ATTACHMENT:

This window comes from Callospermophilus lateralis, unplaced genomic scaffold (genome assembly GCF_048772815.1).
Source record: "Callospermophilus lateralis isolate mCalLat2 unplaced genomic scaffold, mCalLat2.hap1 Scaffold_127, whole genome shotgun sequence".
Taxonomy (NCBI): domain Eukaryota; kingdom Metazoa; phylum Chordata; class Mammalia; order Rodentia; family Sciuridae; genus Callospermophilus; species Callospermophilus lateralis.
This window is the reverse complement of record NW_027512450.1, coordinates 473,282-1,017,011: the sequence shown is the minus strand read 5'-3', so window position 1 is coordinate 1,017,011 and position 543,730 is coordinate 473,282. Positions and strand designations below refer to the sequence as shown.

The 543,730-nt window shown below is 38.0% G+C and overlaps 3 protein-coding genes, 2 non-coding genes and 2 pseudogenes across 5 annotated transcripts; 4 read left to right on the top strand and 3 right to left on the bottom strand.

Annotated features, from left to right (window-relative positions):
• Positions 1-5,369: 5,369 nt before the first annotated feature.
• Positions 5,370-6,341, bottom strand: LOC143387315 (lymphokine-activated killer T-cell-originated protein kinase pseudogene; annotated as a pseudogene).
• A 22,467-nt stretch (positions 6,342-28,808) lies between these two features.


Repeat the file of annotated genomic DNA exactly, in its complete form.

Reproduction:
This window comes from Callospermophilus lateralis, unplaced genomic scaffold (genome assembly GCF_048772815.1).
Source record: "Callospermophilus lateralis isolate mCalLat2 unplaced genomic scaffold, mCalLat2.hap1 Scaffold_127, whole genome shotgun sequence".
Taxonomy (NCBI): domain Eukaryota; kingdom Metazoa; phylum Chordata; class Mammalia; order Rodentia; family Sciuridae; genus Callospermophilus; species Callospermophilus lateralis.
This window is the reverse complement of record NW_027512450.1, coordinates 473,282-1,017,011: the sequence shown is the minus strand read 5'-3', so window position 1 is coordinate 1,017,011 and position 543,730 is coordinate 473,282. Positions and strand designations below refer to the sequence as shown.

The 543,730-nt window shown below is 38.0% G+C and overlaps 3 protein-coding genes, 2 non-coding genes and 2 pseudogenes across 5 annotated transcripts; 4 read left to right on the top strand and 3 right to left on the bottom strand.

Annotated features, from left to right (window-relative positions):
• Positions 1-5,369: 5,369 nt before the first annotated feature.
• Positions 5,370-6,341, bottom strand: LOC143387315 (lymphokine-activated killer T-cell-originated protein kinase pseudogene; annotated as a pseudogene).
• A 22,467-nt stretch (positions 6,342-28,808) lies between these two features.